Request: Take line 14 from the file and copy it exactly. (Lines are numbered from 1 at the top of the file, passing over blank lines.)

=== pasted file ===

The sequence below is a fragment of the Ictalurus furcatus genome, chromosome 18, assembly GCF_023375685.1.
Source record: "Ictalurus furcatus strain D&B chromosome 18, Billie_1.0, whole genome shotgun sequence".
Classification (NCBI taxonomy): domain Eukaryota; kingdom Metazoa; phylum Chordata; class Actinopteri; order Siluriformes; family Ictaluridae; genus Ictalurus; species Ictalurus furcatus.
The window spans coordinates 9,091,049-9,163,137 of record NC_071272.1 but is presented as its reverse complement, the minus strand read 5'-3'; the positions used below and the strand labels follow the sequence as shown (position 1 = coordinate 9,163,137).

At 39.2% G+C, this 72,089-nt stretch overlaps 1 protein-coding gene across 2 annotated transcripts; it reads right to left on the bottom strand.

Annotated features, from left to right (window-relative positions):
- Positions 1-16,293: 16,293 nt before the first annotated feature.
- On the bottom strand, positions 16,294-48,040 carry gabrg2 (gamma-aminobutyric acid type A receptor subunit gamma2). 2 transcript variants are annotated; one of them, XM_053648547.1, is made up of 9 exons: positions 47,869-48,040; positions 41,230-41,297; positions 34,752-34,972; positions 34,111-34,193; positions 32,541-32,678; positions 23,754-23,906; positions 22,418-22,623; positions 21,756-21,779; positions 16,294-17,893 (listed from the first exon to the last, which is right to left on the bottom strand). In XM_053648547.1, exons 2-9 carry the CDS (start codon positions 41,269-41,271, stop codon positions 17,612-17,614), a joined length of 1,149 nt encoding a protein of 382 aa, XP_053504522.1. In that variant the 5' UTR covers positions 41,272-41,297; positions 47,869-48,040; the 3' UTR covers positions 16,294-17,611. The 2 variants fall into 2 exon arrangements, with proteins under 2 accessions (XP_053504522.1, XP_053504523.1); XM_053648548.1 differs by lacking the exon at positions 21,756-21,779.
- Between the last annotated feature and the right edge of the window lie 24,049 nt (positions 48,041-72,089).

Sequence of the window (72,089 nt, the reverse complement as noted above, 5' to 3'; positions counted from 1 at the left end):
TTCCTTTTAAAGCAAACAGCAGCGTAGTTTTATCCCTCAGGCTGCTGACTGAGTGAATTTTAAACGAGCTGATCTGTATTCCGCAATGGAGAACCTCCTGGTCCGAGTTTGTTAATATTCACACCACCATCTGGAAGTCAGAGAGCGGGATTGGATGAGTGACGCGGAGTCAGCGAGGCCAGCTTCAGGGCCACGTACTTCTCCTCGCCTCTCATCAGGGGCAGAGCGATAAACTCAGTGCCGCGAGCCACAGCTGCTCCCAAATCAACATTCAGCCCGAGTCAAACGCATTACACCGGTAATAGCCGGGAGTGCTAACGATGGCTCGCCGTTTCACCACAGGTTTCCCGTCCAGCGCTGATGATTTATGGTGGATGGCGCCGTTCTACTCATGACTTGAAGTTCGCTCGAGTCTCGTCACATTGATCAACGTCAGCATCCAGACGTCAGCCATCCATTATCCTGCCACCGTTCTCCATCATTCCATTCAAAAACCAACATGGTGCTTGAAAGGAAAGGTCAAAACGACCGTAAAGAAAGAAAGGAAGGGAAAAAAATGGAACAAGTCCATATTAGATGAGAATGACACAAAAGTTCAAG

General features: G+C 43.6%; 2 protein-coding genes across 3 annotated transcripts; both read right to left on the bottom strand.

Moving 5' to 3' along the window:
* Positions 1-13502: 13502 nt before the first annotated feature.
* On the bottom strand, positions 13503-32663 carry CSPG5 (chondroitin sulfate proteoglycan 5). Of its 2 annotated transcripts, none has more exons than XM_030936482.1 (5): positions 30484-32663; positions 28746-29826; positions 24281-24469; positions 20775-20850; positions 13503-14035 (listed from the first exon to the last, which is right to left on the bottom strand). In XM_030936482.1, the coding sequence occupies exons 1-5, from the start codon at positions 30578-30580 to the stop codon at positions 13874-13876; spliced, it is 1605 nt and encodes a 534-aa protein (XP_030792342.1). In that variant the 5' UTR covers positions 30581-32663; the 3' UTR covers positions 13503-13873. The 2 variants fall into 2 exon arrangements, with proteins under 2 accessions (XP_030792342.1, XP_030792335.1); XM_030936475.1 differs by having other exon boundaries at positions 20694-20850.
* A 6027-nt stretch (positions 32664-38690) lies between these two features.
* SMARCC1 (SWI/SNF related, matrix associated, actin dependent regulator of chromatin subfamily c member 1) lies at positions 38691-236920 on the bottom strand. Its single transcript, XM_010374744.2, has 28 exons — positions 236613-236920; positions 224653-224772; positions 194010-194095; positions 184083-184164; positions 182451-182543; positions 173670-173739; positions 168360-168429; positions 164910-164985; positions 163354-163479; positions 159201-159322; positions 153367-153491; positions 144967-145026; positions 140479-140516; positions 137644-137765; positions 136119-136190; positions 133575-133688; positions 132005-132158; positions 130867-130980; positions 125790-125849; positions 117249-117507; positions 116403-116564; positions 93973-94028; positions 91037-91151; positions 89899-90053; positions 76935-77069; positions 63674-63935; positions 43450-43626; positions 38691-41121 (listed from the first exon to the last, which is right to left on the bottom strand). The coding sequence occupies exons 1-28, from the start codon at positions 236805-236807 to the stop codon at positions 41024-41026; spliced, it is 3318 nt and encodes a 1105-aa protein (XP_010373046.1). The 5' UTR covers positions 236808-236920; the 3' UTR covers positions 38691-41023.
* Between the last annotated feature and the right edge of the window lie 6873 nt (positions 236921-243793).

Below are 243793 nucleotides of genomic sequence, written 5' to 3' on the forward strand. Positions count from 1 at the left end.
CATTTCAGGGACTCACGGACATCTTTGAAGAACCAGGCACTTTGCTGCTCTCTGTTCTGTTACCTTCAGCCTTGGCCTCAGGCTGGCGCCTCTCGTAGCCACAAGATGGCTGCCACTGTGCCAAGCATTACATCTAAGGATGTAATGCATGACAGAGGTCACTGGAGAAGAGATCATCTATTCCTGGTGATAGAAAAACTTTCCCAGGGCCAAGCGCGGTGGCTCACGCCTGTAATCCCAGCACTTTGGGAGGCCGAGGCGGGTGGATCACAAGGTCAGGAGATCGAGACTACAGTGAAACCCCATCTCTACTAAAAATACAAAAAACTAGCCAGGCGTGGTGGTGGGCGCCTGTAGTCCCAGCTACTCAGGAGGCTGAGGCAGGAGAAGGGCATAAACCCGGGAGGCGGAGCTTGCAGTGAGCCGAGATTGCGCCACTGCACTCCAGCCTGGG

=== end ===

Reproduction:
* Positions 1-13502: 13502 nt before the first annotated feature.